About Pistol Annies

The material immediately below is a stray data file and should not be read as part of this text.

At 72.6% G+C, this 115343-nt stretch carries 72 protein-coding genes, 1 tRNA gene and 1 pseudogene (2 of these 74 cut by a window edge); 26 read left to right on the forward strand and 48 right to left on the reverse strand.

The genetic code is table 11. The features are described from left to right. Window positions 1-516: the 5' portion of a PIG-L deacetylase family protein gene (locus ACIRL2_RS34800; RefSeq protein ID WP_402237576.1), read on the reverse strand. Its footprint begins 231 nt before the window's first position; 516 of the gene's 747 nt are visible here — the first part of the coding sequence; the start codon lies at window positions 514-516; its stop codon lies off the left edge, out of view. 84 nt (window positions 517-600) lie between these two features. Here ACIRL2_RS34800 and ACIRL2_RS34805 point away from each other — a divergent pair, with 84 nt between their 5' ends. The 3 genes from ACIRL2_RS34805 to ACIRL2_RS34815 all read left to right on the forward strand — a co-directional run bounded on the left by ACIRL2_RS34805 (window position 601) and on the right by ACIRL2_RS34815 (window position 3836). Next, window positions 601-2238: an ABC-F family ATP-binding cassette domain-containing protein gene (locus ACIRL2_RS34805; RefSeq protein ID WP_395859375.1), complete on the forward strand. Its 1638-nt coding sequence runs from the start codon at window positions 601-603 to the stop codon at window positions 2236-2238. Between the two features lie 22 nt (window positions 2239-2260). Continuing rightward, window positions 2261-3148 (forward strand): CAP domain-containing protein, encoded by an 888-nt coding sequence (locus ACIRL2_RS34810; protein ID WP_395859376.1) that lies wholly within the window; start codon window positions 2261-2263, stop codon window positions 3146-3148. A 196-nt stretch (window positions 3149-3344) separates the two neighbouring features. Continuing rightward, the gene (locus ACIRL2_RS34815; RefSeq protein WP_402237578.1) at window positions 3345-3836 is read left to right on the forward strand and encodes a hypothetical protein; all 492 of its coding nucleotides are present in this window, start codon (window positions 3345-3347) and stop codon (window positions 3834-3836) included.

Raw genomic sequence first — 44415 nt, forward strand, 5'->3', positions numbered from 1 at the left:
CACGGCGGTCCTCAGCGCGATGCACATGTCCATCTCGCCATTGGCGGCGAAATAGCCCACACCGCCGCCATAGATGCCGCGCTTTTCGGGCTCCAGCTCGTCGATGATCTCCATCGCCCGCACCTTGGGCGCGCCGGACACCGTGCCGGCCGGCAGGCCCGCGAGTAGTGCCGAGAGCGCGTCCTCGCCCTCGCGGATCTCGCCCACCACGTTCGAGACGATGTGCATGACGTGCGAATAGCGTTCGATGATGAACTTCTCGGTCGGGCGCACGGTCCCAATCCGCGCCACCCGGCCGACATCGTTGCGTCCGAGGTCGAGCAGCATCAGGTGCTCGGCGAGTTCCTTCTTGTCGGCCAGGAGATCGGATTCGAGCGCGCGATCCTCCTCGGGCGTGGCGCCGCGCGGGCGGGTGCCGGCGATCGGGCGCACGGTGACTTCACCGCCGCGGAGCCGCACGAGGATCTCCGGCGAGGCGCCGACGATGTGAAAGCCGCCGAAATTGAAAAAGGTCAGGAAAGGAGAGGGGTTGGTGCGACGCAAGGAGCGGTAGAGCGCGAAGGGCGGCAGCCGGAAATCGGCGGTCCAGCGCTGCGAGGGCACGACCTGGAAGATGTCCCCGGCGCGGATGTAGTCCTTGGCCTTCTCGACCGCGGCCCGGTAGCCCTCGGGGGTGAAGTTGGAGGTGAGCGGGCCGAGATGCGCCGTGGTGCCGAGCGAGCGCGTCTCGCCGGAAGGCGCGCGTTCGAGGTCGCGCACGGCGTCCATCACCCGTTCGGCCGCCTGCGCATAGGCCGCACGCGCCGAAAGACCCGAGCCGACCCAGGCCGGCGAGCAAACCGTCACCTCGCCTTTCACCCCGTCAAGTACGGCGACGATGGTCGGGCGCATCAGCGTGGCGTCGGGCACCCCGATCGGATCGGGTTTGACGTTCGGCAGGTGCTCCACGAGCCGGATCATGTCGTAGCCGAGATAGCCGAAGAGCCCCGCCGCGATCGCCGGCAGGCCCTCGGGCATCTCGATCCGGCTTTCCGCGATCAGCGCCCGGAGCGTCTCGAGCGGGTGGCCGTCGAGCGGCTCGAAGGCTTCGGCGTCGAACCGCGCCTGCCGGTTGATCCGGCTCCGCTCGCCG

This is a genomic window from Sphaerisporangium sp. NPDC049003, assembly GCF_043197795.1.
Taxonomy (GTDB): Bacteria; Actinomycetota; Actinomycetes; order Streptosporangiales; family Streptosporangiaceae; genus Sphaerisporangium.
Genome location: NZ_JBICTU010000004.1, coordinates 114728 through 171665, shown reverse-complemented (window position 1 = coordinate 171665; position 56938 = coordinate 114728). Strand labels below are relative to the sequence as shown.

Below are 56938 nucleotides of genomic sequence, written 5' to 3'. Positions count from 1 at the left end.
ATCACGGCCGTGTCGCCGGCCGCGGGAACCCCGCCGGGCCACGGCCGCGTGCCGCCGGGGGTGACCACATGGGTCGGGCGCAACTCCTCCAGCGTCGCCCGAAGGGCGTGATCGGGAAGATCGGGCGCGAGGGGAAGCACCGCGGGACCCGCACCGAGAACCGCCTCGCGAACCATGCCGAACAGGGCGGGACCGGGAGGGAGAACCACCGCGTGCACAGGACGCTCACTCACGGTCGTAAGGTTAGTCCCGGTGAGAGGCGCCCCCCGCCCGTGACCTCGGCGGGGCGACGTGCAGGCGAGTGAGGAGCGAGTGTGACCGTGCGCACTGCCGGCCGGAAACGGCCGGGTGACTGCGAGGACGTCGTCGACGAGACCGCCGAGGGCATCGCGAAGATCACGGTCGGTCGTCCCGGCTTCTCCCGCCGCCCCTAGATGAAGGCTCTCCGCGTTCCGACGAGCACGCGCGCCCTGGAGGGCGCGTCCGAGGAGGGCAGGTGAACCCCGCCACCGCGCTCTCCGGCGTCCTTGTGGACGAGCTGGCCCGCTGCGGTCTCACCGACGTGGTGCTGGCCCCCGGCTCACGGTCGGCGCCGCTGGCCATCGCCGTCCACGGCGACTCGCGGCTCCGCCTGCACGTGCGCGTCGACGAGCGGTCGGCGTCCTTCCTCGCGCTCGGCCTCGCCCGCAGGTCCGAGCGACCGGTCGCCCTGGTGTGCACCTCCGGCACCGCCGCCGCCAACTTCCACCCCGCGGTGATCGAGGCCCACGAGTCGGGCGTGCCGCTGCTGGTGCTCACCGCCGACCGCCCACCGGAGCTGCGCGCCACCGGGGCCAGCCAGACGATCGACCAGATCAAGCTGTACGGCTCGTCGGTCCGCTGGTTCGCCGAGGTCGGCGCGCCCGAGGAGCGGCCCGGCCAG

When Miranda Lambert and Ashley Monroe called Angaleena Presley near the dawn of 2011 to ask if she wanted to start a band, Presley had only one question: “Y’all high?” Fair enough. After all, Lambert was already one of the more successful—and radical—singer-songwriters in pop country and Monroe was on the come-up, while Presley, in her own estimation, was rocking a baby to bed, broke. But Presley was serious, and so Pistol Annies were born. To call the band a rebuttal to the polish of pop country is to miss the point. If anything, what makes Pistol Annies so special is how they can sound both rootsy and progressive at the same time, taking on the conventions of honky-tonk and Southern rock with a feminist’s sense of humor and some bracing real talk. A woman in an Annies ballad might daydream, for example, about setting her own house on fire (“Housewife’s Prayer”), while an ode to sticking with it for the long haul (“Unhappily Married”) not only bites off a line like “You’re going bald and I’m getting fat/I hate your mom and you hate my dad,” but somehow manages to make it sound cheerful. A collection of bad-girl anthems and vignettes from forgotten—and foreclosed-upon—America, the band’s first album, Hell On Heels, came out in 2011. Their second, Annie Up, arrived in 2013, with the earthy Interstate Gospel following after a five-year break.